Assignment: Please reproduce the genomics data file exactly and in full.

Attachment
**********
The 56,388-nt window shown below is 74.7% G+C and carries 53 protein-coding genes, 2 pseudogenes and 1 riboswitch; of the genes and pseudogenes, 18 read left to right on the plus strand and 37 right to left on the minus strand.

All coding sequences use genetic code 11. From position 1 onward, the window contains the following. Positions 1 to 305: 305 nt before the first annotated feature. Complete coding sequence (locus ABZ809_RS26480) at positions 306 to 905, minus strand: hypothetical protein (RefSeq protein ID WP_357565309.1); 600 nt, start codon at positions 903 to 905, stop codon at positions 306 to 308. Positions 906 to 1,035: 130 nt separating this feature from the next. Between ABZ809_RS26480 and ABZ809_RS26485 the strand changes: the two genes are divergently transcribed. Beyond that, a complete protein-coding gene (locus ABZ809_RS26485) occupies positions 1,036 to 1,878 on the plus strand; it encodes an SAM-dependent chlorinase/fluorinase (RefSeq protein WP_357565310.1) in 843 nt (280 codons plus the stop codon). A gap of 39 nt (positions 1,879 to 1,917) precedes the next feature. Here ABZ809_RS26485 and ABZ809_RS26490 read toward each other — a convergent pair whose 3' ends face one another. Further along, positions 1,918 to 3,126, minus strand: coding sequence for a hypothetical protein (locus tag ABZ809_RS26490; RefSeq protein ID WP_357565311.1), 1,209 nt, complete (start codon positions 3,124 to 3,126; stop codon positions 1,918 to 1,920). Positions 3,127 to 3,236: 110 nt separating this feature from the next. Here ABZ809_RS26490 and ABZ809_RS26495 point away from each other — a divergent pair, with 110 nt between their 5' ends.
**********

The 56,388-nt window shown below is 74.7% G+C and carries 53 protein-coding genes, 2 pseudogenes and 1 riboswitch; of the genes and pseudogenes, 18 read left to right on the plus strand and 37 right to left on the minus strand.

All coding sequences use genetic code 11. From position 1 onward, the window contains the following. Positions 1 to 305: 305 nt before the first annotated feature. Complete coding sequence (locus ABZ809_RS26480) at positions 306 to 905, minus strand: hypothetical protein (RefSeq protein ID WP_357565309.1); 600 nt, start codon at positions 903 to 905, stop codon at positions 306 to 308. Positions 906 to 1,035: 130 nt separating this feature from the next. Between ABZ809_RS26480 and ABZ809_RS26485 the strand changes: the two genes are divergently transcribed. Beyond that, a complete protein-coding gene (locus ABZ809_RS26485) occupies positions 1,036 to 1,878 on the plus strand; it encodes an SAM-dependent chlorinase/fluorinase (RefSeq protein WP_357565310.1) in 843 nt (280 codons plus the stop codon). A gap of 39 nt (positions 1,879 to 1,917) precedes the next feature. Here ABZ809_RS26485 and ABZ809_RS26490 read toward each other — a convergent pair whose 3' ends face one another. Further along, positions 1,918 to 3,126, minus strand: coding sequence for a hypothetical protein (locus tag ABZ809_RS26490; RefSeq protein ID WP_357565311.1), 1,209 nt, complete (start codon positions 3,124 to 3,126; stop codon positions 1,918 to 1,920). Positions 3,127 to 3,236: 110 nt separating this feature from the next. Here ABZ809_RS26490 and ABZ809_RS26495 point away from each other — a divergent pair, with 110 nt between their 5' ends.